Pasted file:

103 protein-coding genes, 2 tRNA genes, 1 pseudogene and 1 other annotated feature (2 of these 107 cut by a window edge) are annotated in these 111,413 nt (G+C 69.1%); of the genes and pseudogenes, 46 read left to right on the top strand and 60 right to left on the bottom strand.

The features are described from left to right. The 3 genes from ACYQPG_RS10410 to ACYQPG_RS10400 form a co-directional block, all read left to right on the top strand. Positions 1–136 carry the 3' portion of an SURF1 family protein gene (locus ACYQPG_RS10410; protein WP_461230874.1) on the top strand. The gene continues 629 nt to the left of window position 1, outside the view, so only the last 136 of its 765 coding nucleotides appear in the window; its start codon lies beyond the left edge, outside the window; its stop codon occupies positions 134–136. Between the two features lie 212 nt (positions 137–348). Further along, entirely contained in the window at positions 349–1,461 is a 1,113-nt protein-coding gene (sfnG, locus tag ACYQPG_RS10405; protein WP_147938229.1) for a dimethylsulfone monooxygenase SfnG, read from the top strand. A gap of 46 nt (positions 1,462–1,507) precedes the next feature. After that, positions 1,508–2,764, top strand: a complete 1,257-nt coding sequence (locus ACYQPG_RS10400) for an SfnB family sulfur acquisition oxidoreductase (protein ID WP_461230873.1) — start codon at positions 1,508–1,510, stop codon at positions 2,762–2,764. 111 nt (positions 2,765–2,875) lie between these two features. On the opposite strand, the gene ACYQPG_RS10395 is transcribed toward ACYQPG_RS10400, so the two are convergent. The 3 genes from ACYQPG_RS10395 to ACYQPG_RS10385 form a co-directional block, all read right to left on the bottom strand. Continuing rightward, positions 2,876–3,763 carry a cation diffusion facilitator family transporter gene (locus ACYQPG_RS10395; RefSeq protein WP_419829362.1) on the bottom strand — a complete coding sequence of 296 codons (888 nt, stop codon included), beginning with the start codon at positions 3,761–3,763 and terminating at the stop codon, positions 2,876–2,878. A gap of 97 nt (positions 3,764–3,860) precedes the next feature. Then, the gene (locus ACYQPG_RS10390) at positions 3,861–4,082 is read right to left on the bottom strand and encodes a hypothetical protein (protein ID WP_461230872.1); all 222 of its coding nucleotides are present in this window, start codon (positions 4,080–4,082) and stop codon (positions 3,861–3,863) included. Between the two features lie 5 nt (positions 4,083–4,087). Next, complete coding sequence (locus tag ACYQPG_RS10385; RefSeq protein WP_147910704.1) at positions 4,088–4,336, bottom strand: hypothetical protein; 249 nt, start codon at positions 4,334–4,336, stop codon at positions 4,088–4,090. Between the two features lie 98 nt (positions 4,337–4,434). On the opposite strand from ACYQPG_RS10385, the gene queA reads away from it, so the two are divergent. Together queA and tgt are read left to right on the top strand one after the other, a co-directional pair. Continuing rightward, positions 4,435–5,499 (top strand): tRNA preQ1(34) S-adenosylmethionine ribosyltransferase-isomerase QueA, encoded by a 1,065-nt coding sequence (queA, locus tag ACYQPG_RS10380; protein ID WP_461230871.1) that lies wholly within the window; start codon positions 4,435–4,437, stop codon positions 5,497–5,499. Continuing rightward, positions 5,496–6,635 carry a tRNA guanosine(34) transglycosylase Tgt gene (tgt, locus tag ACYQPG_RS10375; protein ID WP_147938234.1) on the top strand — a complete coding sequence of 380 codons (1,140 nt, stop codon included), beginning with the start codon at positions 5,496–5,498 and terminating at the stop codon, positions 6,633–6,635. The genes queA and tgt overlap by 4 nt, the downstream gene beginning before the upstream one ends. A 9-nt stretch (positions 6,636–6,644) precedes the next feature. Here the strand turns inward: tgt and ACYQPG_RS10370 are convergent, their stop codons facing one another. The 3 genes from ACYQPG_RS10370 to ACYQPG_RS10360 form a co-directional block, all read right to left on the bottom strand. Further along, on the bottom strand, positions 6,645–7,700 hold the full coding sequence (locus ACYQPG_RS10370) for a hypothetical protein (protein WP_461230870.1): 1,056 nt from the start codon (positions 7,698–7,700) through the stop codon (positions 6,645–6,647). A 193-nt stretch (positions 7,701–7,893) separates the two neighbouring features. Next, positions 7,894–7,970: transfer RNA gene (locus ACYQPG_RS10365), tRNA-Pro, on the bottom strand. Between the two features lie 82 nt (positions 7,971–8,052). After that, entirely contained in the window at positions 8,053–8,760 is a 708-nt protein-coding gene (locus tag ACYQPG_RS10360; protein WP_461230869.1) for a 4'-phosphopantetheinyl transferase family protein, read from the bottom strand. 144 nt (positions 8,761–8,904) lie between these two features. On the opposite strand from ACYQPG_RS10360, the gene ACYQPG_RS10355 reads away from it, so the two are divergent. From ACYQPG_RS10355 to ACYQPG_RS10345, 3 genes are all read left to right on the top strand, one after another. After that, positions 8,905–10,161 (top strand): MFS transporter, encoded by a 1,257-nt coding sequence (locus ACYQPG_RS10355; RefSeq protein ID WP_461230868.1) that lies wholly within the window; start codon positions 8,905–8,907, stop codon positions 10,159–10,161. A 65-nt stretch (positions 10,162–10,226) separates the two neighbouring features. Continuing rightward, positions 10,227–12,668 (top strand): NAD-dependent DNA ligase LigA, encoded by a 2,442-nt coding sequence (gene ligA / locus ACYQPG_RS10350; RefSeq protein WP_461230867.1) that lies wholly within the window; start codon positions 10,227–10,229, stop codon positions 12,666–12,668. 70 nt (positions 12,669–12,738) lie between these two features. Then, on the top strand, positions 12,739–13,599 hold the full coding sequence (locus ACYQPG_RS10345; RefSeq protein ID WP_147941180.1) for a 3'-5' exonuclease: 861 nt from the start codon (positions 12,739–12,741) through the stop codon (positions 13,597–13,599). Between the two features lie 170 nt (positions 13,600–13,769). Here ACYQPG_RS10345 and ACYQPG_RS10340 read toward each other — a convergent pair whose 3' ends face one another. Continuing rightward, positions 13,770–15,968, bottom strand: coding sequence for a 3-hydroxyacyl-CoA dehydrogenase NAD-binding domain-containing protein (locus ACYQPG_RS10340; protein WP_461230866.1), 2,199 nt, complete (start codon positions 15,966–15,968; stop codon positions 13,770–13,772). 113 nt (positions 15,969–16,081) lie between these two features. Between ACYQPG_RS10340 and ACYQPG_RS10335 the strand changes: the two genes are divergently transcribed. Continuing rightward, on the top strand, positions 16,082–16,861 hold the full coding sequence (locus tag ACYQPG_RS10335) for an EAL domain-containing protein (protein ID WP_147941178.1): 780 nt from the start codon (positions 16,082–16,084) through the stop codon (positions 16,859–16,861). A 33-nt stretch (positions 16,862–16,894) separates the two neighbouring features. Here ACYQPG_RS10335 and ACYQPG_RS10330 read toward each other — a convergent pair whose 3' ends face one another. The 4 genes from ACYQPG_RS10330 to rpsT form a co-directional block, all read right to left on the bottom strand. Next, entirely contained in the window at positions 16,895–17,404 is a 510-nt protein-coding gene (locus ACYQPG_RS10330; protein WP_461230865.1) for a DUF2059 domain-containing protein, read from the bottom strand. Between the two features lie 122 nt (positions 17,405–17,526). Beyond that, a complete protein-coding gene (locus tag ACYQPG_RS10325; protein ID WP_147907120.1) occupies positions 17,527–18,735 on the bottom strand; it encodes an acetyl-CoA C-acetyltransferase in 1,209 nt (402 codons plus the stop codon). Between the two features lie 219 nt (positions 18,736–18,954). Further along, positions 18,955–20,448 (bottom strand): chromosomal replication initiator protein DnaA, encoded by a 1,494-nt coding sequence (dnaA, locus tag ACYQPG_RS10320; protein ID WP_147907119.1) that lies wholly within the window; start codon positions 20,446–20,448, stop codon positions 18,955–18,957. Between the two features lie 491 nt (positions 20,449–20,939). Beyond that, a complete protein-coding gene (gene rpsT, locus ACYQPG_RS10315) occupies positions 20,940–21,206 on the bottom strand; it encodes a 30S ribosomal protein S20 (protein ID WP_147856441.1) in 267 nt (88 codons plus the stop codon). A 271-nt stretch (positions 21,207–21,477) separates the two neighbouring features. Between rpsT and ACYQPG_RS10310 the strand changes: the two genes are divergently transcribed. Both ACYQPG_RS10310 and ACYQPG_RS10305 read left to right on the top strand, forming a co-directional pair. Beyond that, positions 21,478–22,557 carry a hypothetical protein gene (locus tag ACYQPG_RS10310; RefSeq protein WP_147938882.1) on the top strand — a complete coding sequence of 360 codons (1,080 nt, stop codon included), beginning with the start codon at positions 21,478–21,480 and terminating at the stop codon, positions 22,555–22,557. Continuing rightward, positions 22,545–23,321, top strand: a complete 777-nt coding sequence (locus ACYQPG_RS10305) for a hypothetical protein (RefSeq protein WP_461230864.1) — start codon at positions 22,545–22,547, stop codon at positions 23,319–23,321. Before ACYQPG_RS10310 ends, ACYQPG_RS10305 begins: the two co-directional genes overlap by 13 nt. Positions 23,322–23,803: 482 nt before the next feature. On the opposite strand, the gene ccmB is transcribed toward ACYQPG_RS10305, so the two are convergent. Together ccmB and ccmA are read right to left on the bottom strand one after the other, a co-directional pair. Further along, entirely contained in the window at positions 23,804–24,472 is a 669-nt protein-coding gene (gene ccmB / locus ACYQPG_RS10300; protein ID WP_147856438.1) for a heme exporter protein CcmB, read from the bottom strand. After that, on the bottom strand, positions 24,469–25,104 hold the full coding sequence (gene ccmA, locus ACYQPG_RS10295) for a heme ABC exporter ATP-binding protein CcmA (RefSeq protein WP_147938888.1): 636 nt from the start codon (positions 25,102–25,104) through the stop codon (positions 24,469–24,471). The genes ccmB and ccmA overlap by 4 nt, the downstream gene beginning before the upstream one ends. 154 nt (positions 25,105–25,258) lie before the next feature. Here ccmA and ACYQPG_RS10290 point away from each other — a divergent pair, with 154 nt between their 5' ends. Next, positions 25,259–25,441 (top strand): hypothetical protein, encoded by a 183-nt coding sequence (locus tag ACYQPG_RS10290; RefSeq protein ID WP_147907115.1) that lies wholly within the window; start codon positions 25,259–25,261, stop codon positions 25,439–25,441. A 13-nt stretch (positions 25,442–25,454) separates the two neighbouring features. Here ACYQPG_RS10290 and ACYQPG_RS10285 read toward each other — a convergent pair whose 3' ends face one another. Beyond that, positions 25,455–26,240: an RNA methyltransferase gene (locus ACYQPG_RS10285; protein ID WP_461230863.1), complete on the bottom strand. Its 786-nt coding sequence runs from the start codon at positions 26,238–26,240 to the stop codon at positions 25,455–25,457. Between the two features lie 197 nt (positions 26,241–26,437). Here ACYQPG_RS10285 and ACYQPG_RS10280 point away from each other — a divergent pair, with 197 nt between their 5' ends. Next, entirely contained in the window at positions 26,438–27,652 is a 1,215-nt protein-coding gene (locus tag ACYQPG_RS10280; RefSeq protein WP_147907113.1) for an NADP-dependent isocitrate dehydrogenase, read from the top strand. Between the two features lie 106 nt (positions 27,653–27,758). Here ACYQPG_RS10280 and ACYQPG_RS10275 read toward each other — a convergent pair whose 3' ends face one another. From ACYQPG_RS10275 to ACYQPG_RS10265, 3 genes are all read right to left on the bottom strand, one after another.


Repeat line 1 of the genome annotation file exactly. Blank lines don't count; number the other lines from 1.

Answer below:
103 protein-coding genes, 2 tRNA genes, 1 pseudogene and 1 other annotated feature (2 of these 107 cut by a window edge) are annotated in these 111,413 nt (G+C 69.1%); of the genes and pseudogenes, 46 read left to right on the top strand and 60 right to left on the bottom strand.